Palomar trends toward online courses

As professors and students delve deeper into the technological advances of the 21st century, the question of whether online classes are just as effective as ground classes grows.

According to Lillian Payn, the Academics Technology Coordinator at Palomar College, as of Oct. 31, 2017, it was reported that 769 online courses were issued through Blackboard Learn and 795 were published through Canvas.

Online classes have been growing in popularity in recent years due to the freedom it forwards to the students that enroll in them. Students who takes online classes as opposed to ground are not bound by any class meeting times and commute is never an issue.

“For the most part, I think that ground would be most effective,” student Alyse Schaeffer said. “It’s more disciplined because you’re sitting in a classroom, facing the teacher, one-on-one, and you’re not depending on your own disciplinary acts. But it also depends on the people who do it.”

When taking online classes, students have complete freedom and control over their education. Students can choose to work ahead in class and complete the entire semester’s assignments within a couple of weeks, or can choose to completely put off work until the last minute, because work is not consistently due throughout the week, but instead is due all at once at the end of the week.

“It is difficult to answer the questions of which is more effective, because I don’t believe the effectiveness is based on the modality, online or face-to-face,” Kinesiology teacher Kelly Falcone said in an email. “I believe effectiveness is in the way the course is designed, whether it is face-to-face or online.”

Students must be very self driven, responsible and motivated if taking an online class because it can be easy to fall behind, forget, lose track or overall just not learn what they need to.

“Lack of physical presence and focus on assignments and deadlines can be some of the challenges of learning online,” Lisa Carmichael said, a teacher at Palomar College that teaches both ground and online classes in Digital Broadcasting Arts. “It’s so important for students to keep up with the assignments.”

online vs. classroom illustration by Victoria Bradley/The Telescope

online vs. classroom illustration by Victoria Bradley/The Telescope

But when trying to determine effectiveness, we must look at both sides of the situation.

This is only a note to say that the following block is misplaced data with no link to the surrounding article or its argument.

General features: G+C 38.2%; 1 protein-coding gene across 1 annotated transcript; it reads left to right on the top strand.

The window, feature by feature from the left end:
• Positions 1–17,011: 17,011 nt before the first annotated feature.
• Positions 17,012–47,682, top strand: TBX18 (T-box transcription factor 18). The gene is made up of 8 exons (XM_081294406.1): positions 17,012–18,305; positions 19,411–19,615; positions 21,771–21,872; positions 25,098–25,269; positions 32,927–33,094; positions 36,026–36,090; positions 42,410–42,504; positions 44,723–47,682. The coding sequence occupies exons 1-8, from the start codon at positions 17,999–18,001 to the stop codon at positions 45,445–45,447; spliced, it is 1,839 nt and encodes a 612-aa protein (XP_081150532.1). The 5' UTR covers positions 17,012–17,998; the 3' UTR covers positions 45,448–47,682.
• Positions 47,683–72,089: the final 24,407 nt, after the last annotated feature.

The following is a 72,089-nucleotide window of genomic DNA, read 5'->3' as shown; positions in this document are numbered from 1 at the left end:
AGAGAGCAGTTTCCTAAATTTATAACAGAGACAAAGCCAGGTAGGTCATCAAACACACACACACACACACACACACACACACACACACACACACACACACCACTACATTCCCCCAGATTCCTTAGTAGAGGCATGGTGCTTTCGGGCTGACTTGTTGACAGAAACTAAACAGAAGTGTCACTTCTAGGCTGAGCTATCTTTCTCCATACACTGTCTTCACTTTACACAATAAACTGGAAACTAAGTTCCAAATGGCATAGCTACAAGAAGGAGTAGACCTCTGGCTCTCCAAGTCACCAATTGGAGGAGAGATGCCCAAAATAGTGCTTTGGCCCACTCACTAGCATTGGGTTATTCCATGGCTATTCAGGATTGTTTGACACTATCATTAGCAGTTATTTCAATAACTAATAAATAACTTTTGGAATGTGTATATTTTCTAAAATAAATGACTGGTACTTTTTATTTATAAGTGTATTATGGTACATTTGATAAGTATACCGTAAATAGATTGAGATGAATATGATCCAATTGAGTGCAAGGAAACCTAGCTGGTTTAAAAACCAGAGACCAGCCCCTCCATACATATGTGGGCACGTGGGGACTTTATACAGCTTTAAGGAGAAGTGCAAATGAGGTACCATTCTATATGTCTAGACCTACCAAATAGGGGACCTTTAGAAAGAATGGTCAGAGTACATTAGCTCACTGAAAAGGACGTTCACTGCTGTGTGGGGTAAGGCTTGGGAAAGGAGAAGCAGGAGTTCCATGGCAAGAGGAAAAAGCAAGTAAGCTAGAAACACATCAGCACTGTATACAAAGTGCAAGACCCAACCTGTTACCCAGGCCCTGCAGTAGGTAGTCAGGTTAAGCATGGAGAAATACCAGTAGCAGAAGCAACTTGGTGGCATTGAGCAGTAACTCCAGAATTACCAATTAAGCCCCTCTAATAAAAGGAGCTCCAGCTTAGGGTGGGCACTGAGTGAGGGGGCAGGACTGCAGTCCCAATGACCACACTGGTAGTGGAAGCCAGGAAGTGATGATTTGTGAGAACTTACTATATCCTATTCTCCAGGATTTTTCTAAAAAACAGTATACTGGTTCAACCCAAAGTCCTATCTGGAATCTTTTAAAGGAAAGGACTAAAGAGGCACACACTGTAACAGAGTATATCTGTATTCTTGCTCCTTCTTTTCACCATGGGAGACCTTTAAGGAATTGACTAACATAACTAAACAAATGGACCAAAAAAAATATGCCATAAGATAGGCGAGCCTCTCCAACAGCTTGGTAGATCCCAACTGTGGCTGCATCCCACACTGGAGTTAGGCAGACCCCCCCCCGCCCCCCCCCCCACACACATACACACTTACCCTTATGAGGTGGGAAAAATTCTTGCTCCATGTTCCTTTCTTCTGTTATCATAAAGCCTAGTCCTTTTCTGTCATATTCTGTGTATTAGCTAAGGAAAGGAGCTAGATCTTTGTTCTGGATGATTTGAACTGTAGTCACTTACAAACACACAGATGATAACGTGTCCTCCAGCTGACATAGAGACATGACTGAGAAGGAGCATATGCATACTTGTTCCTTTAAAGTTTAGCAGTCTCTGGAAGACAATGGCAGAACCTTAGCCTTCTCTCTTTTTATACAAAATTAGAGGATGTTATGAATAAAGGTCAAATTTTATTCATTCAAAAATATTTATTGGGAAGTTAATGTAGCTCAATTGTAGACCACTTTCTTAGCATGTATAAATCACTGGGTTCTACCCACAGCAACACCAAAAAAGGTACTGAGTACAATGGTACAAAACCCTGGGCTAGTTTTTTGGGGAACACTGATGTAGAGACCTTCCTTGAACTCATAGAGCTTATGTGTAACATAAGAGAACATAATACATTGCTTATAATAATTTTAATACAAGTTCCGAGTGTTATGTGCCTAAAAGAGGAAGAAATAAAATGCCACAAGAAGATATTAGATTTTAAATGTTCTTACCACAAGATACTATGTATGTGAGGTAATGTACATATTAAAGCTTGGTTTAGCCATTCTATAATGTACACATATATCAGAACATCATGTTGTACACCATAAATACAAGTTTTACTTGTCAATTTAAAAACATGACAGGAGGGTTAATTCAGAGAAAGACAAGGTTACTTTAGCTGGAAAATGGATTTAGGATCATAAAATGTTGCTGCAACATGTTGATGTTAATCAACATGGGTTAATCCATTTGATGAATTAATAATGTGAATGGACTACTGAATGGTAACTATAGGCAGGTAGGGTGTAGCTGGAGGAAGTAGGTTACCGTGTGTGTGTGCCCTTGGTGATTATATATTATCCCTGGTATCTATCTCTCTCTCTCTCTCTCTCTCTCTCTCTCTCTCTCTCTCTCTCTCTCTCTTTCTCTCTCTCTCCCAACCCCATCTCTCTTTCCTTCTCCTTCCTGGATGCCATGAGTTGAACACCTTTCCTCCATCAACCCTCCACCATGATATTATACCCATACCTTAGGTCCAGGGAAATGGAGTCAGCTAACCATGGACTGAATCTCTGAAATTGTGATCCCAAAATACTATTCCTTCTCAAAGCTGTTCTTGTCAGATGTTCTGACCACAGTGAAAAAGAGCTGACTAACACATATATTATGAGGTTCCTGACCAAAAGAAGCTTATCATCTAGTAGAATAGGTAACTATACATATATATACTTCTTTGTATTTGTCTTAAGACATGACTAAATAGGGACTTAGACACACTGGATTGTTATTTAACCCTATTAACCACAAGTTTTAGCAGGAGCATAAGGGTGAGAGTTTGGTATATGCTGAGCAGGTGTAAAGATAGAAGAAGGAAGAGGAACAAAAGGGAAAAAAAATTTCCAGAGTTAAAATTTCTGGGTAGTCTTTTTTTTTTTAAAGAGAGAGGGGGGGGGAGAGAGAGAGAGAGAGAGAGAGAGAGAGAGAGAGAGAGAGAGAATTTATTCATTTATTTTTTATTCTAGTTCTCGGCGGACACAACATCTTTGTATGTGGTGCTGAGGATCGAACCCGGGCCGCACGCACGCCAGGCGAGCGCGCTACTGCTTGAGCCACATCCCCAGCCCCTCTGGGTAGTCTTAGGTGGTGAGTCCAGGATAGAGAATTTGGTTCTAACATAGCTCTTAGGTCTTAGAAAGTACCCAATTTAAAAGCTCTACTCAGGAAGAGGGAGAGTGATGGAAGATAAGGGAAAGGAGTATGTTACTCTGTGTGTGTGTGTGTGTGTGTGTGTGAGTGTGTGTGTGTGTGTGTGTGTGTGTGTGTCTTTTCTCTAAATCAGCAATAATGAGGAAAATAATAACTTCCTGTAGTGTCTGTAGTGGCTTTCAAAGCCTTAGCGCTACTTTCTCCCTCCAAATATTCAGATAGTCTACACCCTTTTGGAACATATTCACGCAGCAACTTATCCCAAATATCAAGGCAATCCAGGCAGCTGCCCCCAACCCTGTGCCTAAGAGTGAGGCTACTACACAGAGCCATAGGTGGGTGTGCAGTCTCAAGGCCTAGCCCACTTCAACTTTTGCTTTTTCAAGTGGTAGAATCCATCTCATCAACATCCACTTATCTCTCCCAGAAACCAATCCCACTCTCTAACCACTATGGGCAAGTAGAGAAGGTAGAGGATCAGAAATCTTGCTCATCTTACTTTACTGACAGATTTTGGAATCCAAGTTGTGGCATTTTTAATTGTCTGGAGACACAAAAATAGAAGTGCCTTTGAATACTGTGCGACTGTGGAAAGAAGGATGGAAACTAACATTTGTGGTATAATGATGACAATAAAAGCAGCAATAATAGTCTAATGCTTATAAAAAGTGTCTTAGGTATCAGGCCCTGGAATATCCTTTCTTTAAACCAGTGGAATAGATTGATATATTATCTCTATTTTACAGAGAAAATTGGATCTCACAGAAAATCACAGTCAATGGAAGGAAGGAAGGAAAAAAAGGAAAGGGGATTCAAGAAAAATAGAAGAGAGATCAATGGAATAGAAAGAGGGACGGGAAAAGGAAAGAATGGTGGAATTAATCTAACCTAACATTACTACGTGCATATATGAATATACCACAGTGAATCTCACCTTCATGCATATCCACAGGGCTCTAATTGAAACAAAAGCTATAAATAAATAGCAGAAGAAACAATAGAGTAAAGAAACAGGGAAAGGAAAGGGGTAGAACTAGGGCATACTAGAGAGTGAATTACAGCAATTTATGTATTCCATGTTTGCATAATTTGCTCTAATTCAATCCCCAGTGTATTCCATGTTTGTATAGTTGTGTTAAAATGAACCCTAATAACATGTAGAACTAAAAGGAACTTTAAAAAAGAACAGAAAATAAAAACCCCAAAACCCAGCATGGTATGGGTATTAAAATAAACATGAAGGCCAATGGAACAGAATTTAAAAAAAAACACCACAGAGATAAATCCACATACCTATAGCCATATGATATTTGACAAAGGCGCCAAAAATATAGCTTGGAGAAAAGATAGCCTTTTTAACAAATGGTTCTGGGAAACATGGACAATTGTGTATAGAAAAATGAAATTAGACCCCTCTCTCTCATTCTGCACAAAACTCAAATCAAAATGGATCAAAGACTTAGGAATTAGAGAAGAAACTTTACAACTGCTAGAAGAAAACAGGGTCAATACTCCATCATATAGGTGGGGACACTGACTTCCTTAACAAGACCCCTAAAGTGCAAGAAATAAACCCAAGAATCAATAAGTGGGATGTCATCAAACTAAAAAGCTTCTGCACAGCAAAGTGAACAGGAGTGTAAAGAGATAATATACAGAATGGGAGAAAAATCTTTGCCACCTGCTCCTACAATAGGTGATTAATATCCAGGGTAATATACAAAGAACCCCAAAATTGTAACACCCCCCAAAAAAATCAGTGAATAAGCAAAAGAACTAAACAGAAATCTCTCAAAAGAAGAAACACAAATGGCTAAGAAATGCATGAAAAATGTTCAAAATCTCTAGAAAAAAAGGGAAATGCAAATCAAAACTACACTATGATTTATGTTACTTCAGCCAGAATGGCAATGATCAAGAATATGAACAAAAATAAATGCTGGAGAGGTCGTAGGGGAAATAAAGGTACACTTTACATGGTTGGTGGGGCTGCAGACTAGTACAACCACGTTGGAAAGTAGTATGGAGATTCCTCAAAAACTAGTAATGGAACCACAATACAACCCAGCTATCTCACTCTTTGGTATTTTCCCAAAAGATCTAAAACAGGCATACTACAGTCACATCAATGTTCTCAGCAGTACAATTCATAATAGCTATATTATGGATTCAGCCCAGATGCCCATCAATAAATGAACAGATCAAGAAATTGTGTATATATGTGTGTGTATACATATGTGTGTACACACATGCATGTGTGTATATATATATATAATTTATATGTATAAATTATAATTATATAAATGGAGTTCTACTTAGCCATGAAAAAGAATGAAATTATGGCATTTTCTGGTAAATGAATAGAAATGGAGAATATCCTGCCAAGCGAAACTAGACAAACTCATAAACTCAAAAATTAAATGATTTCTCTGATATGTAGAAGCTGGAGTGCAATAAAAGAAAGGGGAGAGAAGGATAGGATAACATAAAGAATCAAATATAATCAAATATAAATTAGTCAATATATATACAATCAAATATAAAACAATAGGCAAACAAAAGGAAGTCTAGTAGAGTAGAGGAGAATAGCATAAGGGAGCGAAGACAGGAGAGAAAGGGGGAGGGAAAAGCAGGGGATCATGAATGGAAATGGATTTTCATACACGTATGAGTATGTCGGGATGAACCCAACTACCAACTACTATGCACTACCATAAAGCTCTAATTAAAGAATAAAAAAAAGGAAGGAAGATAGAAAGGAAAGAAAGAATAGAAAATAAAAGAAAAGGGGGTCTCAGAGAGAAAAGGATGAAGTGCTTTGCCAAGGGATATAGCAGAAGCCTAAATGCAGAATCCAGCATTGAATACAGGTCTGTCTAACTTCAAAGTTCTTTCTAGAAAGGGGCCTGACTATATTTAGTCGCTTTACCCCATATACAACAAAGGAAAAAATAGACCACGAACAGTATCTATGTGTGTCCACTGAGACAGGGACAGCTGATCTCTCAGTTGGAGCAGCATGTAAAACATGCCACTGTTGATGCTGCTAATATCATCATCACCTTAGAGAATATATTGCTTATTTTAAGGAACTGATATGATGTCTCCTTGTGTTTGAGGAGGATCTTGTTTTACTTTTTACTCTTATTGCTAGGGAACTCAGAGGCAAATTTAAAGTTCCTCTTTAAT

“What I think is the most awesome thing about online learning is that is can be done anytime from anyplace,” Falcone said.

Although concerns remain about whether online courses provide the same caliber of education as ground classes, students such as Schaeffer believe that online classes certainly have their merits.

“You get to learn at your own pace and even if your teacher isn’t good, it forces you to learn more, stop acting up and start researching on your own,” Schaeffer said. “If you’re very independent you definitely can get the same amount of education. It’s still a class.”

The effectiveness of online classes seem to depend more on the student than on the class itself. Everyone learns differently and has different levels of independence and discipline, which automatically determines how a student will do.

“Online classes are not for everybody. In order to be successful in an online class you need to consider and appreciate what kind of learner you are,” photography teacher Amy Caterina said. “It’s college so it’s up to them to do the work.”

It’s up to the student to determine whether they want to make the most of the class or not, whether to read the book or not and so forth. When taking an online class, it’s important to know your learning style and ask yourself if learning online would be something you could keep up with.

Looking towards the future, Palomar College does plan to expand their online classes, but which classes will be offered is still in discussion. However, eight to 12 percent of our classes have been given online in the past six years, so we can expect to see a lot more online classes being offered.

Jordyn Chamizo

Author: Jordyn Chamizo

Chamiza was born and raised in Hawaii and moved to San Diego in 2016. As a Journalism major, her career goal is to become a news anchor or work as a reporter for a newspaper. After Palomar College, Chamizo plans to transfer to San Fransisco State and would eventually like the opportunity to travel and experience new things.

Share This Post On

Submit a Comment

Your email address will not be published. Required fields are marked *